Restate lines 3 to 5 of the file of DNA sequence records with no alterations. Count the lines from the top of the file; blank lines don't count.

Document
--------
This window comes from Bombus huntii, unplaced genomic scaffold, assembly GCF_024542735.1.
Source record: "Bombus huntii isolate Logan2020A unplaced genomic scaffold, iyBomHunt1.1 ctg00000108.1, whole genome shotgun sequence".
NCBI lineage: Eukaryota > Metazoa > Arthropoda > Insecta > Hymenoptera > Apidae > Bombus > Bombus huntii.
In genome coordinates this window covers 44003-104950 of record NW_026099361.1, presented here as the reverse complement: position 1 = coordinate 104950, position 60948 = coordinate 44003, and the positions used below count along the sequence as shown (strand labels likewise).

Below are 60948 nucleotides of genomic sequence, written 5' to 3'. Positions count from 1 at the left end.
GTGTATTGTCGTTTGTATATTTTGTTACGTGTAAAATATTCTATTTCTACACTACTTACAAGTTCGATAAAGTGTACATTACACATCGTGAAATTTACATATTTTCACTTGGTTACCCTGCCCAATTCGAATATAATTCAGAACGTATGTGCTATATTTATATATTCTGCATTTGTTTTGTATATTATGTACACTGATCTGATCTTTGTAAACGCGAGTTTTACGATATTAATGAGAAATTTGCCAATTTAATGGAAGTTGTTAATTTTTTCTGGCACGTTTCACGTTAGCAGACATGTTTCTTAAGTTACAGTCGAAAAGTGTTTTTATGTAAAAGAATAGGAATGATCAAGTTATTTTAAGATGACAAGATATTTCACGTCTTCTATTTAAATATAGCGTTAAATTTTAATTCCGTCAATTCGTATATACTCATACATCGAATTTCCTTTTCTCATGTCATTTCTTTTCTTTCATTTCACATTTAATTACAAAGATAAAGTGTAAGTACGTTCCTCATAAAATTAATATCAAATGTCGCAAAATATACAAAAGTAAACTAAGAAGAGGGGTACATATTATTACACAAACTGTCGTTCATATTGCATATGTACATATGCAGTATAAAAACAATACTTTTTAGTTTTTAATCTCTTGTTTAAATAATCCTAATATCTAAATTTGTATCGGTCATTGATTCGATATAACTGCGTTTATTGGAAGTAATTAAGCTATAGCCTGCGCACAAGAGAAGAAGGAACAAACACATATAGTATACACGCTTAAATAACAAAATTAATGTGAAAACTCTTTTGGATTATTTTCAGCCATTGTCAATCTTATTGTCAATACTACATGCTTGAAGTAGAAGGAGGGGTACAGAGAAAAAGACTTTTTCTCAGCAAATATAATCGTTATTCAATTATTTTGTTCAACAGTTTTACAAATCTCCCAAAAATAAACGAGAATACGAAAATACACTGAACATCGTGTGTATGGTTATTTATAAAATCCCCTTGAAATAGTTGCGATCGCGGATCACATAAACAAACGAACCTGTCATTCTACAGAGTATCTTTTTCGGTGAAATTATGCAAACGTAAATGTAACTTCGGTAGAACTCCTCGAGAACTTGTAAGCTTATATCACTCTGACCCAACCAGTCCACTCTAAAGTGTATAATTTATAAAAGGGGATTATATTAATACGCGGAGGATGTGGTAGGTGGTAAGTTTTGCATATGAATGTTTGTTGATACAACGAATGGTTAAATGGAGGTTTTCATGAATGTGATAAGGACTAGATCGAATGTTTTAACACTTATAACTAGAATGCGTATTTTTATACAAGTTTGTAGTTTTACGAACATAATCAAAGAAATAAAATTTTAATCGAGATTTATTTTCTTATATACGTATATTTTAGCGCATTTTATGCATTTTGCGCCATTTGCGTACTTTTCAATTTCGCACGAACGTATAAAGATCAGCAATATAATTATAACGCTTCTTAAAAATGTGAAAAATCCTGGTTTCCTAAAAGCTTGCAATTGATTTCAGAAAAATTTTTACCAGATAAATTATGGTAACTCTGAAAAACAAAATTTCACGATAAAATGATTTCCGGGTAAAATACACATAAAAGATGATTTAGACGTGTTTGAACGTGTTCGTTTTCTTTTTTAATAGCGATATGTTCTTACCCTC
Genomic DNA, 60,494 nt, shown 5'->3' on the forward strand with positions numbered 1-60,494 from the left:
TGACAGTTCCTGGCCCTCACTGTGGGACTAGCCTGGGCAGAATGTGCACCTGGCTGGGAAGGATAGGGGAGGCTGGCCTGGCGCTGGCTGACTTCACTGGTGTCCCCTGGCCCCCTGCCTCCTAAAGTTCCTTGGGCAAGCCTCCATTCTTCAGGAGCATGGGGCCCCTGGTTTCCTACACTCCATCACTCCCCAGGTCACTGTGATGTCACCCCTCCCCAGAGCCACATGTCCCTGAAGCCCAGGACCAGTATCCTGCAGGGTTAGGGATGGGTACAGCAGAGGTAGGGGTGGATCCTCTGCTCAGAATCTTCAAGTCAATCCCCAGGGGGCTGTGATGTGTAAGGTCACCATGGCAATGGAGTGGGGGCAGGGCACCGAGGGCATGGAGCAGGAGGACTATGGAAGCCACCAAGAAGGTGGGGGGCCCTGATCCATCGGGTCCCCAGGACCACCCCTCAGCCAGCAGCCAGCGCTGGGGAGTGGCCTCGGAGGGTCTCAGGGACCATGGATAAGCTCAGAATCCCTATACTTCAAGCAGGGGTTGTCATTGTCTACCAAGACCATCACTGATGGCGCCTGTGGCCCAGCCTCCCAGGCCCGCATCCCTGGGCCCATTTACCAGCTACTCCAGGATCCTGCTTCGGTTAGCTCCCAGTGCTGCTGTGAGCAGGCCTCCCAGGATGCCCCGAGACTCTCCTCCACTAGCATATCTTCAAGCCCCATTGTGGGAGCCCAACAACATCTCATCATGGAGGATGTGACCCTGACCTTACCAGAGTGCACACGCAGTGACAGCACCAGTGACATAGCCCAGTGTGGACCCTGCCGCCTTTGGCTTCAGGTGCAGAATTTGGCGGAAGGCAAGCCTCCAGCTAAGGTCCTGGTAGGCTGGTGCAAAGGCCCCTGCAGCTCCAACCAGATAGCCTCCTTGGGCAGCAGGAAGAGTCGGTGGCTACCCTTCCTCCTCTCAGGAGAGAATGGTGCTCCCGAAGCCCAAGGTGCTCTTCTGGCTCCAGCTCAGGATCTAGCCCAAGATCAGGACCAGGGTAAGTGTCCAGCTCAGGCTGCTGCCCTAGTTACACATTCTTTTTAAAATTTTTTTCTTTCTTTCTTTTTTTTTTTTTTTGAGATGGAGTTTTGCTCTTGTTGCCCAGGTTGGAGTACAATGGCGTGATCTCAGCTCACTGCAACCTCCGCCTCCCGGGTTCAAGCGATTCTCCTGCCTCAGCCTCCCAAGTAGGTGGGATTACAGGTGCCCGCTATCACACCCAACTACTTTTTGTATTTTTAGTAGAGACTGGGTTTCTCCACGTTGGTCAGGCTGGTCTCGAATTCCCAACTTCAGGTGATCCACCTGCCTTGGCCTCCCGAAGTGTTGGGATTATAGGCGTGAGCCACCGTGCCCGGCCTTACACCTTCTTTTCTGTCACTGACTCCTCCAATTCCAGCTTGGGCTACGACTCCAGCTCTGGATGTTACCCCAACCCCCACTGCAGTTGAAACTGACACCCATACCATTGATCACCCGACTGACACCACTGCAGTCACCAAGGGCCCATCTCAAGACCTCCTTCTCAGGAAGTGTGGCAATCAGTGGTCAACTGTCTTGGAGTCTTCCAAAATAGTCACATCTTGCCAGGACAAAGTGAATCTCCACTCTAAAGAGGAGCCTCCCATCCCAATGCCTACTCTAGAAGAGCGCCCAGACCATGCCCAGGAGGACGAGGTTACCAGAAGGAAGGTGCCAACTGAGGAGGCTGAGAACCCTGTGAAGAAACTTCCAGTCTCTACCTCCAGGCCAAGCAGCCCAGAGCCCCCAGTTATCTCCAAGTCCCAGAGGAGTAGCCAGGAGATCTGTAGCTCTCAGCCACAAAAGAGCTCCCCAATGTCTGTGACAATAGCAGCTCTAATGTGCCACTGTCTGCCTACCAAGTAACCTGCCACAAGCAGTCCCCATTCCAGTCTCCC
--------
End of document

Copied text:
NCBI lineage: Eukaryota > Metazoa > Arthropoda > Insecta > Hymenoptera > Apidae > Bombus > Bombus huntii.
In genome coordinates this window covers 44003-104950 of record NW_026099361.1, presented here as the reverse complement: position 1 = coordinate 104950, position 60948 = coordinate 44003, and the positions used below count along the sequence as shown (strand labels likewise).

Below are 60948 nucleotides of genomic sequence, written 5' to 3'. Positions count from 1 at the left end.